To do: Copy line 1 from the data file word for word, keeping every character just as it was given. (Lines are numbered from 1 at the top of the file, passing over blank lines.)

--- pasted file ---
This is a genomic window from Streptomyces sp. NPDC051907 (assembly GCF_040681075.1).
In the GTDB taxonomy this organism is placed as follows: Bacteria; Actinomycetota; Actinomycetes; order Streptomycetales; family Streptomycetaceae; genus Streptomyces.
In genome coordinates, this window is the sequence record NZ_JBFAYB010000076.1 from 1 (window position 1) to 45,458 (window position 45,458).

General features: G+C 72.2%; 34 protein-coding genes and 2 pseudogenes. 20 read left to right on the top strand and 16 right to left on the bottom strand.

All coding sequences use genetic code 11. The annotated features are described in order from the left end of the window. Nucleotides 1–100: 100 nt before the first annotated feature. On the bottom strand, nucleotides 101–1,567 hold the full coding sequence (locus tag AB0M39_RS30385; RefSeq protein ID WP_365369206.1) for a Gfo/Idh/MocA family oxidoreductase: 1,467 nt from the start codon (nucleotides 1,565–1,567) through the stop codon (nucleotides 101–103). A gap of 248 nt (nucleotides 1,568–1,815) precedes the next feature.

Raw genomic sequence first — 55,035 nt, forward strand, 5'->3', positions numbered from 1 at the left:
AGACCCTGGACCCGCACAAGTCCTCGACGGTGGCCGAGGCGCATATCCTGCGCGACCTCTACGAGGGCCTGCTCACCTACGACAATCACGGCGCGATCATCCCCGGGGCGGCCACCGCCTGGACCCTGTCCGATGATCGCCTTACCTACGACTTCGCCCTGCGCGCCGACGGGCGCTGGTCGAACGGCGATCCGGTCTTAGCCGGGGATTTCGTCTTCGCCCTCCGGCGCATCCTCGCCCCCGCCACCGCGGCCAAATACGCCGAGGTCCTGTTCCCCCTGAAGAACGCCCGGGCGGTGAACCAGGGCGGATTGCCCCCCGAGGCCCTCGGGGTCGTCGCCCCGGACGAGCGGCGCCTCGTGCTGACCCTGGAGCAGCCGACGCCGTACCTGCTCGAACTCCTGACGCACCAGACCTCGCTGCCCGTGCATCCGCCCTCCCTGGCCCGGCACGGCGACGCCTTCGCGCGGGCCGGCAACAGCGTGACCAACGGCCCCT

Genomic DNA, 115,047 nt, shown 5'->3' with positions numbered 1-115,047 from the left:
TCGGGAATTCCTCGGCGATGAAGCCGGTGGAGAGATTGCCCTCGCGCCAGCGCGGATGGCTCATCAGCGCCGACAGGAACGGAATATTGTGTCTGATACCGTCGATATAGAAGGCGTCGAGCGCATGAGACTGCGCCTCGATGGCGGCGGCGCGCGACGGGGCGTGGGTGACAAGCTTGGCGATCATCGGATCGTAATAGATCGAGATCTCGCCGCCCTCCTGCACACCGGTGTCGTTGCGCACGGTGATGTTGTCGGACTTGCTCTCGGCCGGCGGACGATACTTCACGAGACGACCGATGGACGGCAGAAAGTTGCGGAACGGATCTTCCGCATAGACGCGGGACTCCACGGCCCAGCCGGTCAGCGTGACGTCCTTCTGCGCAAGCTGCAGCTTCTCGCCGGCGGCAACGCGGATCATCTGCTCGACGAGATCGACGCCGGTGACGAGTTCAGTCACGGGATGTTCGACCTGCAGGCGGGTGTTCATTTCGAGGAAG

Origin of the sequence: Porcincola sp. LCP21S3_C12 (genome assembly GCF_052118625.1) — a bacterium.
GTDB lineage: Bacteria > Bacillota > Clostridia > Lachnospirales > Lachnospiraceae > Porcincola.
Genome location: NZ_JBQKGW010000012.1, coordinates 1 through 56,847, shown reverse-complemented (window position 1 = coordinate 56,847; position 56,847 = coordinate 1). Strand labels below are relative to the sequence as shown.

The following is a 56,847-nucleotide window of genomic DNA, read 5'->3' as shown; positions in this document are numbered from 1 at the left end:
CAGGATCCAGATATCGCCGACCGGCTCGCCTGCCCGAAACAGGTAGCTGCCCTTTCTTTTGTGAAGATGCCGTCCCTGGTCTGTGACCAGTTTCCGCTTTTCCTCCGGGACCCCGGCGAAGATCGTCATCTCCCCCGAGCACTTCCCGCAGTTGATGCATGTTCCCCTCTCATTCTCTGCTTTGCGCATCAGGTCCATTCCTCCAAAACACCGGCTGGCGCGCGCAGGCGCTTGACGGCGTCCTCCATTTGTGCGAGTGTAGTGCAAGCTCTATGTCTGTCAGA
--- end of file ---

This is a genomic window from Streptomyces sp. NPDC051907 (assembly GCF_040681075.1).